Michael Avenatti’s Foray into Politics

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Celebrity attorney and bona fide TV personality Michael Avenatti was arrested on suspicion of domestic assault last week. The career and political future of the man who entered the limelight—and has refused to leave it—by representing Stormy Daniels now hangs in the balance. Though a benign narcissist at first, Avenatti fell out of favor with the Democratic Party after he brought to light questionable allegations against Brett Kavanaugh that Democrats believe undermined Dr. Ford’s credibility.

Before Stormy Daniels, Avenatti represented Paris Hilton in a defamation suit in 2007 and later Jim Carrey in a wrongful death lawsuit in 2013. For a man with a professional car racing career, a bug for politics, and an ostensible loathing for Donald Trump, representing Stormy Daniels was the perfect job. Avenatti, however, defies the classic stereotype of a lawyer: in TV and film, lawyers often avoid grandiose public statements and are careful to not let their clients divulge anything. To the contrary, Avenatti appeared on cable television almost every night last spring, maintains an active social media presence, and speaks frankly about how he feels about the president.

At no point in the suit against Donald Trump has Avenatti been shy about his own political convictions. The fact that he both outlined a policy agenda on Twitter (who asked for it?) and floated a 2020 bid for president begs the question: is Avenatti representing Daniels because he’s a liberal hero who wants to take down the president?

Daniels (left) and Avenatti (right) (Photo via Getty Images)

To label Avenatti a liberal ideologue or a patriotic #resistance darling would give him too much credit. Unlike Alexandria Ocasio-Cortez, he has not brought fresh, progressive ideas to the Democratic Party. And unlike Adam Schiff or Eric Swalwell, he has not fought to ensure the dignity of the investigations into potential collusion between Russia and the Trump campaign. Rather, he strikes a chord with the millions of liberal Americans who have become disillusioned by Michelle Obama’s “when they go low, we go high” ethos. Hence, he’s a demagogue. Despite being liberal, he’s more like Trump than anyone else.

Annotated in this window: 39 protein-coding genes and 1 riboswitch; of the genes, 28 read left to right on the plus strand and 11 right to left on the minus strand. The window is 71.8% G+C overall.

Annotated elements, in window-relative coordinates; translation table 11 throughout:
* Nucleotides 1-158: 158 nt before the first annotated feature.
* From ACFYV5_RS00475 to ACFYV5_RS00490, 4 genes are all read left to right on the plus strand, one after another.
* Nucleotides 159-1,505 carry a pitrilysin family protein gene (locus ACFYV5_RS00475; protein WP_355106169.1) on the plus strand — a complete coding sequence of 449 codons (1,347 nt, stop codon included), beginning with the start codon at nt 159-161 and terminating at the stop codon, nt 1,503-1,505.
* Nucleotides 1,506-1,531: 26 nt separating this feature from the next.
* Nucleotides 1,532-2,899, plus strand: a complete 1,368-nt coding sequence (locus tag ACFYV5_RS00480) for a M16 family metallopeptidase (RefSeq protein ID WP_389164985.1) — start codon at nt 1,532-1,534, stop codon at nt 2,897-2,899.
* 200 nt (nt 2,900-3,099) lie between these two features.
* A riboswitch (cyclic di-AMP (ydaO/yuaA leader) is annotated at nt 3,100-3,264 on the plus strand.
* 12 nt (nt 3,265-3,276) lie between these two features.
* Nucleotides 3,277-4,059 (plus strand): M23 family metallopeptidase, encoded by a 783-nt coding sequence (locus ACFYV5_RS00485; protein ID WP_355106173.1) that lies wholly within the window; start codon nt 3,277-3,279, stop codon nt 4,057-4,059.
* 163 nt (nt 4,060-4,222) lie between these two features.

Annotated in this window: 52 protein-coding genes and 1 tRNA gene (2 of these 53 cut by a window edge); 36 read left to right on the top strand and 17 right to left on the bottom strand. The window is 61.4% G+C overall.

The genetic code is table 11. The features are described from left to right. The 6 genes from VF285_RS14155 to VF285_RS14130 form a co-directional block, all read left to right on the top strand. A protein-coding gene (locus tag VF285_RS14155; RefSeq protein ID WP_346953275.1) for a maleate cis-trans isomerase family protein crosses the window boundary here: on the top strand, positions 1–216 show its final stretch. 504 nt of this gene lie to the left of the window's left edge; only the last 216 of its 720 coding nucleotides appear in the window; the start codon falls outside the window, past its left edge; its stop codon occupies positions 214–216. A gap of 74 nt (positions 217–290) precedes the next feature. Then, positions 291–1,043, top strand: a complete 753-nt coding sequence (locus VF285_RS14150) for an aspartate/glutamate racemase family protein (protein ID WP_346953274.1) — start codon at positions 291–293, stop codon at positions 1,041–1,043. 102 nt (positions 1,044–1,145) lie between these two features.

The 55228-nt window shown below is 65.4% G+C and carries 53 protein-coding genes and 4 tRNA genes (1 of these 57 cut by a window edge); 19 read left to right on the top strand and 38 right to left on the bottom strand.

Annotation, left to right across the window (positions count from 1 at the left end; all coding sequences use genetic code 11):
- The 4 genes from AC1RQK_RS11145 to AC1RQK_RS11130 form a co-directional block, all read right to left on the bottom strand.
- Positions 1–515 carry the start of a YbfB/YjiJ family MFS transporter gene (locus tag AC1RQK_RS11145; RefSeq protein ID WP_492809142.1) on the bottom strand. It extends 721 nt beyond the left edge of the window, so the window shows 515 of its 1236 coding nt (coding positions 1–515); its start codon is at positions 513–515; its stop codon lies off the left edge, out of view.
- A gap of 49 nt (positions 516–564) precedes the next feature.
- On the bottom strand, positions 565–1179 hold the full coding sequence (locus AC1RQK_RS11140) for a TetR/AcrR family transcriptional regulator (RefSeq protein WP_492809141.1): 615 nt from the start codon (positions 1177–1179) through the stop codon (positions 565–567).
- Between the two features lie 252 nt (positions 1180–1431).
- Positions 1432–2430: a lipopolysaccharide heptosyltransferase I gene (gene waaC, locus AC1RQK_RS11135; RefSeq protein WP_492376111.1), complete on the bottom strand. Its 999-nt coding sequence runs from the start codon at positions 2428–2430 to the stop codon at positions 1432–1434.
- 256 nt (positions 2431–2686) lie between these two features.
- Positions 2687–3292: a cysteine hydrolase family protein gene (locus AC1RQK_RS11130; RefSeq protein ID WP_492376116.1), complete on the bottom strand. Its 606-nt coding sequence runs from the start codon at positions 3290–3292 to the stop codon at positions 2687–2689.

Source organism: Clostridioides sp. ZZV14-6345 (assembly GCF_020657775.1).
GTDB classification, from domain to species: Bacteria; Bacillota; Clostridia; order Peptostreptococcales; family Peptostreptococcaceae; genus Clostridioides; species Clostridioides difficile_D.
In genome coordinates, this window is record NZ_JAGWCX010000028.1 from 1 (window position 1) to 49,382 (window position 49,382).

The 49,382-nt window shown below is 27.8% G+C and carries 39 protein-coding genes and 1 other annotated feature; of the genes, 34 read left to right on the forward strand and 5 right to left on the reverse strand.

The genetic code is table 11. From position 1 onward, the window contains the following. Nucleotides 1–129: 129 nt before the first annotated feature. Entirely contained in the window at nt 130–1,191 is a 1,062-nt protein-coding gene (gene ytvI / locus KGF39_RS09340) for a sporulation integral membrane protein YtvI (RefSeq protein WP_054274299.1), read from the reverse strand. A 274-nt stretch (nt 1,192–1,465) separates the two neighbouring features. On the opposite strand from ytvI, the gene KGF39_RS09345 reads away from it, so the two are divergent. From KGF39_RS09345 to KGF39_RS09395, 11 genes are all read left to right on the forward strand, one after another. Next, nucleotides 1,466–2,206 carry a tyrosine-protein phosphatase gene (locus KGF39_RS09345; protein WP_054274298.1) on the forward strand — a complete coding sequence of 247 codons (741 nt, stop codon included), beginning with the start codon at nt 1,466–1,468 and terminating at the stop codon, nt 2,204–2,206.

It’s hard to blame progressives, beleaguered by the outlandishness of Trump and his Republican Party, for seeking solace in a Trumpian like Avenatti. With around 90% of Republicans approving of a president who believed you need an ID to buy groceries, many are beginning to believe that only “ridiculous [can save] us from ridiculous.” Avenatti believes that the only way to unite the country against Trump is through demagoguery and pettiness.

Finding himself out of the limelight, Avenatti rode the wave of the Kavanaugh hearings back into center stage by providing two witnesses with accounts of drunken, predatory behavior by the now-Supreme Court Justice. Avenatti’s witnesses later recanted parts of their stories, and an unnamed witness even accused Avenatti of “twisting [her] words.” The chutzpah with which Avenatti brought forth the new allegations—and then the subsequent shakiness of the accounts—played perfectly into the Republican Party’s claims that all sexual assault allegations against Kavanaugh were hitjobs. It allowed the GOP to discredit Dr. Ford’s story—which was chilling, articulate, and consistent—through guilt by association.

Until the domestic assault accusations, it was established that Avenatti would run for president in 2020. While it’s certain that the Democrats must be willing to be more feisty if they want to challenge Trump’s GOP, feistiness, in the absence of good ideas, is not a winning political strategy. Avenatti preached to the anti-Trump choir, but the Democrats need to welcome more voters into the fold to win in 2020. They will do that by fighting for better pay, single payer healthcare, and action on climate change, not by mirroring Trump’s demagoguery.

Photo via Robert Deutsch, USA TODAY

About the author

Matt Walsh is a VI Form day student from Southborough, Massachusetts. He leads Openly Secular, plays trumpet and French horn, and leads the young Democrats club. His academic interests include public policy, political science, and chemistry, and he plays baseball and runs cross country. In his free time, he curates Spotify playlists and pets his dog, Portia. Matt hopes that The Parkman Post can be a hub for intellectual thought, ideological diversity and meaningful debate.

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